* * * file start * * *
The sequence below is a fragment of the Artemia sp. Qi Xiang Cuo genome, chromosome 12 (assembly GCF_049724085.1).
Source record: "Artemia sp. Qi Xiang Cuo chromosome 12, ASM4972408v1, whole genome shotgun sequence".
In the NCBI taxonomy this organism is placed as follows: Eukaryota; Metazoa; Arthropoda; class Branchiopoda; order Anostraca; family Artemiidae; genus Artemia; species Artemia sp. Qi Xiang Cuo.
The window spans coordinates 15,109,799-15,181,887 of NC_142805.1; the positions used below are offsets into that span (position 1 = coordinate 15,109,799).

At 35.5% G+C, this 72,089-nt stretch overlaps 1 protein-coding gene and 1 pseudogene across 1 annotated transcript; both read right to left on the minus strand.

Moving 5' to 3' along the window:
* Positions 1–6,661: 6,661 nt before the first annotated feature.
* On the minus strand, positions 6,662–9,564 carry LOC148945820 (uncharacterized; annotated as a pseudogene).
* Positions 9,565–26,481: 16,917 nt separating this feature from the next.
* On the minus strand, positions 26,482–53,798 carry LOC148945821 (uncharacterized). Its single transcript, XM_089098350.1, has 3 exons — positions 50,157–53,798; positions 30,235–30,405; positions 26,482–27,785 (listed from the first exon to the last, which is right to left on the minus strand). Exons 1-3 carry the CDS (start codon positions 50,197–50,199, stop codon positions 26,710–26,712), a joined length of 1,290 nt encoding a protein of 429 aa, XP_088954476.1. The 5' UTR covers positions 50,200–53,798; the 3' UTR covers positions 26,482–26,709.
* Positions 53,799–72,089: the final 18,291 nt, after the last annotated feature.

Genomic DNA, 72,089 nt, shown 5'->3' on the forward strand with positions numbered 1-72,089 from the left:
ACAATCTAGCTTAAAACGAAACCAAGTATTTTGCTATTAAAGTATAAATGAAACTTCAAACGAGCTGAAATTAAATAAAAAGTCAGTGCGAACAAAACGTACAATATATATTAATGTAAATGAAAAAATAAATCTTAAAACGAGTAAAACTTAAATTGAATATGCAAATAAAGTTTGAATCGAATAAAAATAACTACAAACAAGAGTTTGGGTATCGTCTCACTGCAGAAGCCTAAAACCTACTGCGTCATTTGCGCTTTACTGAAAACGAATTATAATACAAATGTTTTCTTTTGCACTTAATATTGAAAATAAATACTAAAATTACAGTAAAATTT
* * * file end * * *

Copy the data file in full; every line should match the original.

The sequence below is a fragment of the Artemia sp. Qi Xiang Cuo genome, chromosome 12 (assembly GCF_049724085.1).
Source record: "Artemia sp. Qi Xiang Cuo chromosome 12, ASM4972408v1, whole genome shotgun sequence".
In the NCBI taxonomy this organism is placed as follows: Eukaryota; Metazoa; Arthropoda; class Branchiopoda; order Anostraca; family Artemiidae; genus Artemia; species Artemia sp. Qi Xiang Cuo.
The window spans coordinates 15,109,799-15,181,887 of NC_142805.1; the positions used below are offsets into that span (position 1 = coordinate 15,109,799).

At 35.5% G+C, this 72,089-nt stretch overlaps 1 protein-coding gene and 1 pseudogene across 1 annotated transcript; both read right to left on the minus strand.

Moving 5' to 3' along the window:
* Positions 1–6,661: 6,661 nt before the first annotated feature.
* On the minus strand, positions 6,662–9,564 carry LOC148945820 (uncharacterized; annotated as a pseudogene).
* Positions 9,565–26,481: 16,917 nt separating this feature from the next.
* On the minus strand, positions 26,482–53,798 carry LOC148945821 (uncharacterized). Its single transcript, XM_089098350.1, has 3 exons — positions 50,157–53,798; positions 30,235–30,405; positions 26,482–27,785 (listed from the first exon to the last, which is right to left on the minus strand). Exons 1-3 carry the CDS (start codon positions 50,197–50,199, stop codon positions 26,710–26,712), a joined length of 1,290 nt encoding a protein of 429 aa, XP_088954476.1. The 5' UTR covers positions 50,200–53,798; the 3' UTR covers positions 26,482–26,709.
* Positions 53,799–72,089: the final 18,291 nt, after the last annotated feature.

Genomic DNA, 72,089 nt, shown 5'->3' on the forward strand with positions numbered 1-72,089 from the left:
ACAATCTAGCTTAAAACGAAACCAAGTATTTTGCTATTAAAGTATAAATGAAACTTCAAACGAGCTGAAATTAAATAAAAAGTCAGTGCGAACAAAACGTACAATATATATTAATGTAAATGAAAAAATAAATCTTAAAACGAGTAAAACTTAAATTGAATATGCAAATAAAGTTTGAATCGAATAAAAATAACTACAAACAAGAGTTTGGGTATCGTCTCACTGCAGAAGCCTAAAACCTACTGCGTCATTTGCGCTTTACTGAAAACGAATTATAATACAAATGTTTTCTTTTGCACTTAATATTGAAAATAAATACTAAAATTACAGTAAAATTT